Southwest New Mexico farmers plan to branch out to new markets with the support of a recently received grant from the United States Department of Agriculture (USDA). The National Center for Frontier Communities’ (NFCF) project. “Comida Buena” was one of 52 projects awarded nationwide by the USDA’s Local Food Promotion Program (LFPP) for 2016. The project will benefit growers in Catron, Grant, Luna and Hidalgo Counties and target markets within a 300-mile radius.
Headquartered in Silver City, NCFC is a national advocacy voice for frontier communities across the country. NCFC Board member and public health activist, Carol Miller says, “This is the first frontier specific USDA grant that has been funded that I know of, and what comes out of it will be very applicable to all frontier communities.”
NCFC Program Specialist, Ben Rasmussen says Comida Buena will “connect local farmers to restaurants, retail and institutional food buyers in hopes of creating new markets,
over 4,300 acres dedicated to fruit, vegetable, and nut production, but 95% is exported, while the area imports 95% of its food.
Miller says, “If you look at the amount of food bought by institutional buyers, like hospitals, schools, and senior centers, right there is enough for a self-sufficient local food economy.”
A previous USDA study found that every dollar spent on local foods can recirculate up to 2.5 times. Capturing an additional 10% of the regional market share could mean a $1 million increase in market potential which translates into more profits for local businesses.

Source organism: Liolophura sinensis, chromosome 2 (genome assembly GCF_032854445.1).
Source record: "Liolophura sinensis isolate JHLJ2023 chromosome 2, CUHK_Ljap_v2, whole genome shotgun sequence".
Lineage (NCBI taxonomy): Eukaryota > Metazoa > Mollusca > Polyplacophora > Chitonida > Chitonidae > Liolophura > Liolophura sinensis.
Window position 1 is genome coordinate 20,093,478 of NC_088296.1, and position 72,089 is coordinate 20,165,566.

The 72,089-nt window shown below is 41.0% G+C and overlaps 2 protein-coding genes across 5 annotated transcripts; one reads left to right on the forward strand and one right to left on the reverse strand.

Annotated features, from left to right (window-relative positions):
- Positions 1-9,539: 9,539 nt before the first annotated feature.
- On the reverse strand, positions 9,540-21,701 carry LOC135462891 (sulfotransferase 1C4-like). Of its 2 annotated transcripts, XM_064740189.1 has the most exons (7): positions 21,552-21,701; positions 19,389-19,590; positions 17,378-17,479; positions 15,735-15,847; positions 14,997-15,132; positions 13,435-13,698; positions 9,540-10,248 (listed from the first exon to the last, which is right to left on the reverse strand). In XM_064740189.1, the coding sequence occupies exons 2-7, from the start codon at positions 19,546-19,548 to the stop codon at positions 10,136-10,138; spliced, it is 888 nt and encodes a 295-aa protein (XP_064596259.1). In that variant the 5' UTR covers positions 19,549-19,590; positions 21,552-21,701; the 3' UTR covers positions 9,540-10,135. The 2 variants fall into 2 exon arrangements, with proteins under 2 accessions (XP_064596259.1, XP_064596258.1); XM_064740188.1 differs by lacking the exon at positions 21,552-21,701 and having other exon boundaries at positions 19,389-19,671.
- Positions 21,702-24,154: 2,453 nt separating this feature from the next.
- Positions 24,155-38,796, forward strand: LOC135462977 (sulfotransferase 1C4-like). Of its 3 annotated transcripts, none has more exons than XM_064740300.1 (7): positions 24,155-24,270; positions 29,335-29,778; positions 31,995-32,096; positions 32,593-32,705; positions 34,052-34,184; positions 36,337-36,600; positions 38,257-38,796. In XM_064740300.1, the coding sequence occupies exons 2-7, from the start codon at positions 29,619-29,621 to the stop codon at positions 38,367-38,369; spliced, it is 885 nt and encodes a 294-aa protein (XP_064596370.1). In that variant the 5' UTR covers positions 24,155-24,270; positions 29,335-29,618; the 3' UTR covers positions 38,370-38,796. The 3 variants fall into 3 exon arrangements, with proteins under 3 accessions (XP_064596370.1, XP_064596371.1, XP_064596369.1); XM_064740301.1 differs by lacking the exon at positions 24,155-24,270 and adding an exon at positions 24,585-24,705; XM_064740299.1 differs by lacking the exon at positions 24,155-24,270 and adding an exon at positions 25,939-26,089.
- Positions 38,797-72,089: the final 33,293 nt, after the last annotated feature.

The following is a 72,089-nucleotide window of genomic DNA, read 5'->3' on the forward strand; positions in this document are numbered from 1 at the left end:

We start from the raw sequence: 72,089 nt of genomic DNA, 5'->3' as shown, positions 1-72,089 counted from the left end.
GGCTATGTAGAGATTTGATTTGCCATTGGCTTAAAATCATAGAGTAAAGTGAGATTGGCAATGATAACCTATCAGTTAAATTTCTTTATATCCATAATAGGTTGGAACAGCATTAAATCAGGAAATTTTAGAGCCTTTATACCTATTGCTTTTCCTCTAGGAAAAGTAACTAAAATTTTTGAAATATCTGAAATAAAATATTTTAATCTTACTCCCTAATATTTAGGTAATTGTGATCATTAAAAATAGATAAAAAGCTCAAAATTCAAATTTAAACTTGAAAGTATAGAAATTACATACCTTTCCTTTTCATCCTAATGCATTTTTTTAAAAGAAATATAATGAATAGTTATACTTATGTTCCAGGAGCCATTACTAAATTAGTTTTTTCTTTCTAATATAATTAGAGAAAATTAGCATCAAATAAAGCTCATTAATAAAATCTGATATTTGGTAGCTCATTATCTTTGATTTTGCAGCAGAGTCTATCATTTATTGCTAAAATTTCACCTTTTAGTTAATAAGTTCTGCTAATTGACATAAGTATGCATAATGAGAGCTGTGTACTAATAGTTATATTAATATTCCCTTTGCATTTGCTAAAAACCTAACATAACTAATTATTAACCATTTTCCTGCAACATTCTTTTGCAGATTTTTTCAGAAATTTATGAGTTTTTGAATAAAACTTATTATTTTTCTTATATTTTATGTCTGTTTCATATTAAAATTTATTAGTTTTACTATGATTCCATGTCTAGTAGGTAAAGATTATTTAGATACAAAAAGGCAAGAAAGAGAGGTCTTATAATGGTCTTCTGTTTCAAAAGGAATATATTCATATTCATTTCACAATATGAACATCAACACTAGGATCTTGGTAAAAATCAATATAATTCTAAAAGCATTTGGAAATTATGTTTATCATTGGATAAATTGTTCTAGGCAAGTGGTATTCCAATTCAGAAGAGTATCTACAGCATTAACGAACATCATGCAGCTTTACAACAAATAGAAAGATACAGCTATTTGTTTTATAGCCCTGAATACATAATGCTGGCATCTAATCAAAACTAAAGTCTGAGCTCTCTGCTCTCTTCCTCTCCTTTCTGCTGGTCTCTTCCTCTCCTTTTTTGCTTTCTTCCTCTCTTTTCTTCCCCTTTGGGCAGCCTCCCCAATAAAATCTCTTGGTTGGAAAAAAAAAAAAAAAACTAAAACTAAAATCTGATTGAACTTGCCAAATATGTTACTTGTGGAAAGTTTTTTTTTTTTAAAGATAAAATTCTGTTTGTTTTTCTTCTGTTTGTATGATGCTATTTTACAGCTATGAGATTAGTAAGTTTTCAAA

Silver Consolidated Schools District’s Director of Student Nutrition, Cindy Kendrick is committed to buying locally grown food. Her efforts include the District receiving several Farm2School grants, which provide students locally grown carrots and lettuce. helping farmers deliver to those markets, and beginning to build a robust local food economy through training education and innovative problem solving.”
The USDA’s LFPP grants focus on increasing domestic consumption of, and access to, locally and regionally produce and to develop new markets for farm and ranch operations serving local markets. The Comida Buena project was award $313,360 for the three-year project with the community investing $108,621 in matching funds.
According to the USDA, less than $500,000 of the estimated $9.9 million in annual regional retail sales of fruit, vegetables and nuts is supplied by local growers in Carton, Grant, Hidalgo and Luna counties, this figure is significantly higher when including institutional sales. The four-county region has
Comida Buena has a dozen local growers committed to the project and has been in contact with over three dozen institutional buyers who would like to increase local purchases.
Dusty Bear Farms’ Ralph Gaur is one of the local growers interested in reaching new markets. Gaur says his operation could benefit from “consultation on food safety processes and education on different methods of production.”
Comida Buena is currently registering local growers and purchasers.
Ralph Gaur (L) of Dusty Bear Farms examines his fennel crop with Ben Rasmussen of the NCFC.